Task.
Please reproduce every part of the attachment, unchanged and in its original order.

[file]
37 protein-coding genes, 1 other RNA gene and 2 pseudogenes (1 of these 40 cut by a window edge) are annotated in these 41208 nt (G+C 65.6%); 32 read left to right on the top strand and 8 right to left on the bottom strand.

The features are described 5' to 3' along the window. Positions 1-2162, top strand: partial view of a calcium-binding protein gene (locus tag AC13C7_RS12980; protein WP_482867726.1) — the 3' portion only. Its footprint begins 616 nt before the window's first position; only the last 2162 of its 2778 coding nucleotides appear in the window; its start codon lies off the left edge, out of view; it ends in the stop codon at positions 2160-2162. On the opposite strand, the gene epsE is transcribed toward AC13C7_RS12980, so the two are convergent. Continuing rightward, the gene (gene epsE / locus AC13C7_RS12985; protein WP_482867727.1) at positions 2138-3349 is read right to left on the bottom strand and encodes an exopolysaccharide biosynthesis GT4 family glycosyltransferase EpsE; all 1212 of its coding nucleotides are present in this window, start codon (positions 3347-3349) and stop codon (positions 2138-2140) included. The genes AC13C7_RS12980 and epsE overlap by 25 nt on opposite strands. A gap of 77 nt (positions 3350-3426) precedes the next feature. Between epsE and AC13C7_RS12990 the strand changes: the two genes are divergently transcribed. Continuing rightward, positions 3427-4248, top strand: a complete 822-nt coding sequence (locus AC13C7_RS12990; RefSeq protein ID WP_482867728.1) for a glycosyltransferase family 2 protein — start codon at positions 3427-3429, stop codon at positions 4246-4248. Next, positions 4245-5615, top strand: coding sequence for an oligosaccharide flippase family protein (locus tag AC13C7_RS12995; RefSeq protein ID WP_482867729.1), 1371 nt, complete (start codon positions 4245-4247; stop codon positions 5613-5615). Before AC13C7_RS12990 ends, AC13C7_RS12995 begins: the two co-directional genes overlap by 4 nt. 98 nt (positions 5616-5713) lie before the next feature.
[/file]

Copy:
37 protein-coding genes, 1 other RNA gene and 2 pseudogenes (1 of these 40 cut by a window edge) are annotated in these 41208 nt (G+C 65.6%); 32 read left to right on the top strand and 8 right to left on the bottom strand.

The features are described 5' to 3' along the window. Positions 1-2162, top strand: partial view of a calcium-binding protein gene (locus tag AC13C7_RS12980; protein WP_482867726.1) — the 3' portion only. Its footprint begins 616 nt before the window's first position; only the last 2162 of its 2778 coding nucleotides appear in the window; its start codon lies off the left edge, out of view; it ends in the stop codon at positions 2160-2162. On the opposite strand, the gene epsE is transcribed toward AC13C7_RS12980, so the two are convergent. Continuing rightward, the gene (gene epsE / locus AC13C7_RS12985; protein WP_482867727.1) at positions 2138-3349 is read right to left on the bottom strand and encodes an exopolysaccharide biosynthesis GT4 family glycosyltransferase EpsE; all 1212 of its coding nucleotides are present in this window, start codon (positions 3347-3349) and stop codon (positions 2138-2140) included. The genes AC13C7_RS12980 and epsE overlap by 25 nt on opposite strands. A gap of 77 nt (positions 3350-3426) precedes the next feature. Between epsE and AC13C7_RS12990 the strand changes: the two genes are divergently transcribed. Continuing rightward, positions 3427-4248, top strand: a complete 822-nt coding sequence (locus AC13C7_RS12990; RefSeq protein ID WP_482867728.1) for a glycosyltransferase family 2 protein — start codon at positions 3427-3429, stop codon at positions 4246-4248. Next, positions 4245-5615, top strand: coding sequence for an oligosaccharide flippase family protein (locus tag AC13C7_RS12995; RefSeq protein ID WP_482867729.1), 1371 nt, complete (start codon positions 4245-4247; stop codon positions 5613-5615). Before AC13C7_RS12990 ends, AC13C7_RS12995 begins: the two co-directional genes overlap by 4 nt. 98 nt (positions 5616-5713) lie before the next feature.